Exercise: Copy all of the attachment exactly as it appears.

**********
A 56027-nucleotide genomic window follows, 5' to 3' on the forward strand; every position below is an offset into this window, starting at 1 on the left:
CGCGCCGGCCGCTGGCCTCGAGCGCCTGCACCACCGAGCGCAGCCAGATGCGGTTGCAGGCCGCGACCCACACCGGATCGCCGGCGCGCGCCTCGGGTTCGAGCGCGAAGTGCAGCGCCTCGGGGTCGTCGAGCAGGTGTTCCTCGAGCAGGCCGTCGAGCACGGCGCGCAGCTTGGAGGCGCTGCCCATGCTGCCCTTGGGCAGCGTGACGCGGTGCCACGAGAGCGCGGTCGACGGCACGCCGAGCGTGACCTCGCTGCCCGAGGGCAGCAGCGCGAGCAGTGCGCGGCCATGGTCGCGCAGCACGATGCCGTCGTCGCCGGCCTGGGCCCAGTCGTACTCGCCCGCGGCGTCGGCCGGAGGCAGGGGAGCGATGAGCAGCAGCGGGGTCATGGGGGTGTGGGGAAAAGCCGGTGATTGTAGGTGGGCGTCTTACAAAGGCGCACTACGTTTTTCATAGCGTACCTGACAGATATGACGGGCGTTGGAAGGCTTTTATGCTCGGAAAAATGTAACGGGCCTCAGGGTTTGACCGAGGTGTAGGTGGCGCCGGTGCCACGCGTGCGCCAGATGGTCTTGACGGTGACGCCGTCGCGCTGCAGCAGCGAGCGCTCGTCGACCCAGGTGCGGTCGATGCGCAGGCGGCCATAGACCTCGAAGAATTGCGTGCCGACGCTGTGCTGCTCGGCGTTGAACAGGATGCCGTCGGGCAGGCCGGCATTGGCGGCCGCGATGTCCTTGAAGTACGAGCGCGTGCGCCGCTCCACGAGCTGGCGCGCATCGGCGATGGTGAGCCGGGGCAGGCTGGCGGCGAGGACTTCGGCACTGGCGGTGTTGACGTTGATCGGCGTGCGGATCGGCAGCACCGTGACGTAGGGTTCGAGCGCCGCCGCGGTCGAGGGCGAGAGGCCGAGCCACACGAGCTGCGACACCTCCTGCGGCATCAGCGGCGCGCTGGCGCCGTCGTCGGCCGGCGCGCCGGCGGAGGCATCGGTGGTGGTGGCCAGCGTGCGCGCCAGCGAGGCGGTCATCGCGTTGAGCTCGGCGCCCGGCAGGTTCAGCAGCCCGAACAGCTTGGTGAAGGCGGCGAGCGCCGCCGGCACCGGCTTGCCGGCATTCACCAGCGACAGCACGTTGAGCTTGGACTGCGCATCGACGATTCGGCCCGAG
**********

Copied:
A 56027-nucleotide genomic window follows, 5' to 3' on the forward strand; every position below is an offset into this window, starting at 1 on the left:
CGCGCCGGCCGCTGGCCTCGAGCGCCTGCACCACCGAGCGCAGCCAGATGCGGTTGCAGGCCGCGACCCACACCGGATCGCCGGCGCGCGCCTCGGGTTCGAGCGCGAAGTGCAGCGCCTCGGGGTCGTCGAGCAGGTGTTCCTCGAGCAGGCCGTCGAGCACGGCGCGCAGCTTGGAGGCGCTGCCCATGCTGCCCTTGGGCAGCGTGACGCGGTGCCACGAGAGCGCGGTCGACGGCACGCCGAGCGTGACCTCGCTGCCCGAGGGCAGCAGCGCGAGCAGTGCGCGGCCATGGTCGCGCAGCACGATGCCGTCGTCGCCGGCCTGGGCCCAGTCGTACTCGCCCGCGGCGTCGGCCGGAGGCAGGGGAGCGATGAGCAGCAGCGGGGTCATGGGGGTGTGGGGAAAAGCCGGTGATTGTAGGTGGGCGTCTTACAAAGGCGCACTACGTTTTTCATAGCGTACCTGACAGATATGACGGGCGTTGGAAGGCTTTTATGCTCGGAAAAATGTAACGGGCCTCAGGGTTTGACCGAGGTGTAGGTGGCGCCGGTGCCACGCGTGCGCCAGATGGTCTTGACGGTGACGCCGTCGCGCTGCAGCAGCGAGCGCTCGTCGACCCAGGTGCGGTCGATGCGCAGGCGGCCATAGACCTCGAAGAATTGCGTGCCGACGCTGTGCTGCTCGGCGTTGAACAGGATGCCGTCGGGCAGGCCGGCATTGGCGGCCGCGATGTCCTTGAAGTACGAGCGCGTGCGCCGCTCCACGAGCTGGCGCGCATCGGCGATGGTGAGCCGGGGCAGGCTGGCGGCGAGGACTTCGGCACTGGCGGTGTTGACGTTGATCGGCGTGCGGATCGGCAGCACCGTGACGTAGGGTTCGAGCGCCGCCGCGGTCGAGGGCGAGAGGCCGAGCCACACGAGCTGCGACACCTCCTGCGGCATCAGCGGCGCGCTGGCGCCGTCGTCGGCCGGCGCGCCGGCGGAGGCATCGGTGGTGGTGGCCAGCGTGCGCGCCAGCGAGGCGGTCATCGCGTTGAGCTCGGCGCCCGGCAGGTTCAGCAGCCCGAACAGCTTGGTGAAGGCGGCGAGCGCCGCCGGCACCGGCTTGCCGGCATTCACCAGCGACAGCACGTTGAGCTTGGACTGCGCATCGACGATTCGGCCCGAG